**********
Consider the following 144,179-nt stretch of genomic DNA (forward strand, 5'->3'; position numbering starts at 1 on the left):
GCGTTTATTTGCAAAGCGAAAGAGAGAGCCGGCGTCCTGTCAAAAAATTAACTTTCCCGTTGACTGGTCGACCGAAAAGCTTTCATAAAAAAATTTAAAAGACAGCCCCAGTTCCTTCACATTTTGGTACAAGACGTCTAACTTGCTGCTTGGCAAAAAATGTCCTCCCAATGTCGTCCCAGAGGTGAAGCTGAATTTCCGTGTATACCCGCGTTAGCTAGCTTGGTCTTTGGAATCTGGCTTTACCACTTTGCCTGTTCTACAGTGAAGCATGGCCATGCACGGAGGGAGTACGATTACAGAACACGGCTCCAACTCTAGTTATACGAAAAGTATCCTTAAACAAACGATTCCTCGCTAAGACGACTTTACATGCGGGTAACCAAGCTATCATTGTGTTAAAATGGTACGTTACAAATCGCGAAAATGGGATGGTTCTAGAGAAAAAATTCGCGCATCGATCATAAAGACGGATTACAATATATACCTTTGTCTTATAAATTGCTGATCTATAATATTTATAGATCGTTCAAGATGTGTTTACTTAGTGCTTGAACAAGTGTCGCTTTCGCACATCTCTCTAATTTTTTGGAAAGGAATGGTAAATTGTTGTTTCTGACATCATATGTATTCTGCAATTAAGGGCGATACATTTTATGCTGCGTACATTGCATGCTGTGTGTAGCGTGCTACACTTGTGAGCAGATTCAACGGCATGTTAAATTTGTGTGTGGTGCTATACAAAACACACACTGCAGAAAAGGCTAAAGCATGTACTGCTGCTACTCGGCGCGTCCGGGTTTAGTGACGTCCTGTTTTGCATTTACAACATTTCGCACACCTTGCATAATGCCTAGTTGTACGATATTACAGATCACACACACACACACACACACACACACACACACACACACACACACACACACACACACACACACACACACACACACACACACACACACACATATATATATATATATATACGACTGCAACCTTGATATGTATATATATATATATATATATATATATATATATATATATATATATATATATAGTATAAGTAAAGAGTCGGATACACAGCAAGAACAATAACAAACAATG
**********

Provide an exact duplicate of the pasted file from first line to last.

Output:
Consider the following 144,179-nt stretch of genomic DNA (forward strand, 5'->3'; position numbering starts at 1 on the left):
GCGTTTATTTGCAAAGCGAAAGAGAGAGCCGGCGTCCTGTCAAAAAATTAACTTTCCCGTTGACTGGTCGACCGAAAAGCTTTCATAAAAAAATTTAAAAGACAGCCCCAGTTCCTTCACATTTTGGTACAAGACGTCTAACTTGCTGCTTGGCAAAAAATGTCCTCCCAATGTCGTCCCAGAGGTGAAGCTGAATTTCCGTGTATACCCGCGTTAGCTAGCTTGGTCTTTGGAATCTGGCTTTACCACTTTGCCTGTTCTACAGTGAAGCATGGCCATGCACGGAGGGAGTACGATTACAGAACACGGCTCCAACTCTAGTTATACGAAAAGTATCCTTAAACAAACGATTCCTCGCTAAGACGACTTTACATGCGGGTAACCAAGCTATCATTGTGTTAAAATGGTACGTTACAAATCGCGAAAATGGGATGGTTCTAGAGAAAAAATTCGCGCATCGATCATAAAGACGGATTACAATATATACCTTTGTCTTATAAATTGCTGATCTATAATATTTATAGATCGTTCAAGATGTGTTTACTTAGTGCTTGAACAAGTGTCGCTTTCGCACATCTCTCTAATTTTTTGGAAAGGAATGGTAAATTGTTGTTTCTGACATCATATGTATTCTGCAATTAAGGGCGATACATTTTATGCTGCGTACATTGCATGCTGTGTGTAGCGTGCTACACTTGTGAGCAGATTCAACGGCATGTTAAATTTGTGTGTGGTGCTATACAAAACACACACTGCAGAAAAGGCTAAAGCATGTACTGCTGCTACTCGGCGCGTCCGGGTTTAGTGACGTCCTGTTTTGCATTTACAACATTTCGCACACCTTGCATAATGCCTAGTTGTACGATATTACAGATCACACACACACACACACACACACACACACACACACACACACACACACACACACACACACACACACACACACACACACACACACACACACATATATATATATATATATACGACTGCAACCTTGATATGTATATATATATATATATATATATATATATATATATATATATATATATATATAGTATAAGTAAAGAGTCGGATACACAGCAAGAACAATAACAAACAATG